Presented by:


Jonathan Katz

Crunchy Data

Jonathan S. Katz is the Director of Customer Success & Communications at Crunchy Data, a leading provider of trusted open source PostgreSQL technology, support, and training. Jonathan is also responsible for the advocacy efforts of the PostgreSQL Global Development Group, is a board member of the nonprofit United States PostgreSQL Association, and is a co-organizer of the NYC PostgreSQL User Group.

Jonathan enjoys building applications with PostgreSQL and revels in showing off all of the wonderful features of PostgreSQL. While he was CTO at VenueBook, Jonathan developed a robust platform using PostgreSQL, taking advantage of its many features, from complex data types to its ability to stream logical changes. Jonathan graduated from Tufts University with a B.S. in Computer Science and a B.A. in Mathematics.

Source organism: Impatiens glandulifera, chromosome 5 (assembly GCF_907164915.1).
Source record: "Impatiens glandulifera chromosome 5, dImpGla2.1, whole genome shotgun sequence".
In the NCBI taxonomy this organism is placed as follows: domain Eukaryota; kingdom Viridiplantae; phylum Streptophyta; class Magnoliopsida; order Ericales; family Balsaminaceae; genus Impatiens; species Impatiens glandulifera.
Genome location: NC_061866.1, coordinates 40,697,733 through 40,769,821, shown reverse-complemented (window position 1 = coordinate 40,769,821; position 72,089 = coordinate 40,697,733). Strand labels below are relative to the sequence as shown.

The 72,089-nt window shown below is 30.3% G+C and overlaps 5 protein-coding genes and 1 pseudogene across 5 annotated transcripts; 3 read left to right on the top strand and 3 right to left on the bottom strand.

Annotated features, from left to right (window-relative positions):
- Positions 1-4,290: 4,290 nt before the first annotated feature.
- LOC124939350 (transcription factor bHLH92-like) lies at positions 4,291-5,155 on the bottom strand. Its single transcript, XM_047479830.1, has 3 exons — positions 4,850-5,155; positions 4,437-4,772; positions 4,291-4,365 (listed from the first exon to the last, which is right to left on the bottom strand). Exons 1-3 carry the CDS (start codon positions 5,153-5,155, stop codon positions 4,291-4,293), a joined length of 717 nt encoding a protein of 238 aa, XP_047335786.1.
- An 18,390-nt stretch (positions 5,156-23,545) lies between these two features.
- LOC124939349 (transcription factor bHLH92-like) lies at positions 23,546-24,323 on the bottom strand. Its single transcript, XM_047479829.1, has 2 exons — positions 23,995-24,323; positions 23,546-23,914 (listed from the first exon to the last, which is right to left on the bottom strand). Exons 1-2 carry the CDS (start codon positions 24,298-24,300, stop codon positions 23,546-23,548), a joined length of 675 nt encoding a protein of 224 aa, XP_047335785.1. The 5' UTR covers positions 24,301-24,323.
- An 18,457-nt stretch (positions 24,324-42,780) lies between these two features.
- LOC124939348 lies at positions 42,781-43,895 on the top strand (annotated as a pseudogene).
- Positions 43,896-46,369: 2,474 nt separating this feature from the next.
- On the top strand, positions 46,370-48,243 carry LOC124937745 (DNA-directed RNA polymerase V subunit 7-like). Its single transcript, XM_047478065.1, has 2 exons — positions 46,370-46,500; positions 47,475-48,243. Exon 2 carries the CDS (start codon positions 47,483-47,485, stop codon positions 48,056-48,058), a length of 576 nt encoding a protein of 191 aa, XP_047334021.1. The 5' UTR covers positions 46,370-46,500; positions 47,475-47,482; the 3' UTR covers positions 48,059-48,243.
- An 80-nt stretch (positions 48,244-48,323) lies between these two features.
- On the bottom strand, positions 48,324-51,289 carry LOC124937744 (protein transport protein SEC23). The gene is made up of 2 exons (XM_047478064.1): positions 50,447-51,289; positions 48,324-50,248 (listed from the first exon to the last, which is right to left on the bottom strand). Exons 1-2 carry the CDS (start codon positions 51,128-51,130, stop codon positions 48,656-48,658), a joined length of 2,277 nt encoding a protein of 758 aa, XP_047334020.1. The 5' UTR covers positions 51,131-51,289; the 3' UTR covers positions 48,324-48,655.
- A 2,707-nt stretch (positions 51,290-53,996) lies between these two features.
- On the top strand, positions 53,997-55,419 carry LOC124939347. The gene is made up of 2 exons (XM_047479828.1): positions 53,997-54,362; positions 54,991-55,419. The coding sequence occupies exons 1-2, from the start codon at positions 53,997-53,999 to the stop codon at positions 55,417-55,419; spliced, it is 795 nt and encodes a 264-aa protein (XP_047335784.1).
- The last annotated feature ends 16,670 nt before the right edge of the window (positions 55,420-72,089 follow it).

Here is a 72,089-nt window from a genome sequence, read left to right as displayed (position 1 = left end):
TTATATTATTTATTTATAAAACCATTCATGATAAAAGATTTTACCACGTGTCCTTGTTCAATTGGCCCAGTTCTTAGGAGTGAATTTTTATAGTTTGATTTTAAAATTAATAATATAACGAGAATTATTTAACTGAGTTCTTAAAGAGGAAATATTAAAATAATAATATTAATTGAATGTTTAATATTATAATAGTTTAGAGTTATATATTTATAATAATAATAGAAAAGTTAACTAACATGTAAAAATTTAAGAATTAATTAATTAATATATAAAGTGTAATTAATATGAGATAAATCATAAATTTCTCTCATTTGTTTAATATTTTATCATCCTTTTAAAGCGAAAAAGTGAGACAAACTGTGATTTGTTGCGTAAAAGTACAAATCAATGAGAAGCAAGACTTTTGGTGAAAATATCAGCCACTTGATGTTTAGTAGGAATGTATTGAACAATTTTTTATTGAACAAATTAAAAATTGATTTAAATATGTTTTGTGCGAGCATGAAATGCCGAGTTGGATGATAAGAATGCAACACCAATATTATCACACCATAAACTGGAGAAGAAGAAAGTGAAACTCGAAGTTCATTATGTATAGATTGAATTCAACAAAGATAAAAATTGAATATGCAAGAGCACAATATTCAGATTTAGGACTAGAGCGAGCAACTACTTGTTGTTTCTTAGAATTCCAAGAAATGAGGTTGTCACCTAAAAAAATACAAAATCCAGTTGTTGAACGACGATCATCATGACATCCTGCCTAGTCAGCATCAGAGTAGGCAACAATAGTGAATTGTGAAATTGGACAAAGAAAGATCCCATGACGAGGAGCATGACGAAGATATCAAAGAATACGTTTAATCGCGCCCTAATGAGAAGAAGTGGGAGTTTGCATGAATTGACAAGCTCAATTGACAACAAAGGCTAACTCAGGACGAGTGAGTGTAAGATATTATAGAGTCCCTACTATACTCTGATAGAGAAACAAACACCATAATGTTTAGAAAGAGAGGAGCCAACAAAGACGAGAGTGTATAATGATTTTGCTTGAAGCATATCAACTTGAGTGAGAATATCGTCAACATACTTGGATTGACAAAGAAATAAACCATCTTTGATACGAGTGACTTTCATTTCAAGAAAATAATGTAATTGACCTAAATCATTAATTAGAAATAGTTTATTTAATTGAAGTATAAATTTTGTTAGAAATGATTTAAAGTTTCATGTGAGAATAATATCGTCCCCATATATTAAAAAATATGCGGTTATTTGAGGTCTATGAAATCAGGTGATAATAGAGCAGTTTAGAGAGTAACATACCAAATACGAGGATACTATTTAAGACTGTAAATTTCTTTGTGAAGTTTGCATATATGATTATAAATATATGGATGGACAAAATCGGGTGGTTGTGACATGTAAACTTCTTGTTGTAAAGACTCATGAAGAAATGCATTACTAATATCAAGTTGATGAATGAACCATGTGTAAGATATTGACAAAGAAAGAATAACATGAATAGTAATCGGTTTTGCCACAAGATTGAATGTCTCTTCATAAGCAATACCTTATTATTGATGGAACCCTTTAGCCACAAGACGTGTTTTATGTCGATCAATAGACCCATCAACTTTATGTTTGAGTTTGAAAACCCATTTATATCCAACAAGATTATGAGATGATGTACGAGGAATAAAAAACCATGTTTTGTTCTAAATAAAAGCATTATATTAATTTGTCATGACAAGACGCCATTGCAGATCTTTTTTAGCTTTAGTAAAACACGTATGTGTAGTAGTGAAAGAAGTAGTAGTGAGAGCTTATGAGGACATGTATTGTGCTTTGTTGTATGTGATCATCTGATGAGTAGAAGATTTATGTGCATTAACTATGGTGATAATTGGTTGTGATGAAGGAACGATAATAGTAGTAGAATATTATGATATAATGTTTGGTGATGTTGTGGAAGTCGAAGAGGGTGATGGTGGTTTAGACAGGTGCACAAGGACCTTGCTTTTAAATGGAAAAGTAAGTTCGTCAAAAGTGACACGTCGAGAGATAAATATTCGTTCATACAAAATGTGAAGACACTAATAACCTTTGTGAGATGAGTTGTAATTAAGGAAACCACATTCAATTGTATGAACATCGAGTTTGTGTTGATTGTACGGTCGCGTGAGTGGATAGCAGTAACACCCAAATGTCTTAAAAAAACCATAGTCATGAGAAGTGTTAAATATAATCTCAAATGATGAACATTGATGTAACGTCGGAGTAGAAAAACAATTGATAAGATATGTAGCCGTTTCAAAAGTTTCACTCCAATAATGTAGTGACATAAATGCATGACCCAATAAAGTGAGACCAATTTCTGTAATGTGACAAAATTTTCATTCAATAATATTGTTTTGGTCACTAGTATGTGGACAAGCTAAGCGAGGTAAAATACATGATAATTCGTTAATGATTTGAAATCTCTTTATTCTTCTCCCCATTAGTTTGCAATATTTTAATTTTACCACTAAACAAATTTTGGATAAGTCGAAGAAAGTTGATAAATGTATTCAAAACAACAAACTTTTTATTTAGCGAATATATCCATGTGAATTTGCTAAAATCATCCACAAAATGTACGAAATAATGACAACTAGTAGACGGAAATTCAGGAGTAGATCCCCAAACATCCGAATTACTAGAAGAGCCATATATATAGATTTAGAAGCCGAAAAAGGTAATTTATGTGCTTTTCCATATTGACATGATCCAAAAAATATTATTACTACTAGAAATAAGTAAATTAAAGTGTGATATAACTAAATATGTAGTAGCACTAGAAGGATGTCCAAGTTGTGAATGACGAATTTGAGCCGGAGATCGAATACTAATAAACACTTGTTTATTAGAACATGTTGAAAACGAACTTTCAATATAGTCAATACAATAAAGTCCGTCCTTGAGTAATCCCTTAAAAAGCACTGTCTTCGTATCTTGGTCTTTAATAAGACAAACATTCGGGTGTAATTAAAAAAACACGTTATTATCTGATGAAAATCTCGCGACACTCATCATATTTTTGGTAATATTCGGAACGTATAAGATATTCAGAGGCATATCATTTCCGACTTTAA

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Often in applications, it is necessary to be aware of all changes to your database in order to take additional actions. Prior to PostgreSQL 9.4, this could be accomplished with database-level triggers or hooks in your application code, but these methods have both performance and data consistency tradeoffs.

In version 9.4, PostgreSQL introduced logical decoding, which provides an interface to stream all changes within a database to a listener. With the release of drivers such as psycopg2 and JDBC, logical decoding has become easily accessible to the application developer and provides new architectural opportunities to efficiently and securely manipulate your data.

In this talk, we will cover the following:

  • An overview of logical decoding in PostgreSQL
  • How to setup and use logical decoding using psycopg2
  • An example application requiring changes based on data modifications using:
    • Triggers
    • In-line with Python code
    • Asynchronous messaging framework
    • Logical decoding with a serial processor
    • Logical decoding + asynchronous messaging framework
  • Performance considerations and trade-offs from each of these methods

2018 April 20 10:50 EDT
50 min
PostgresConf US 2018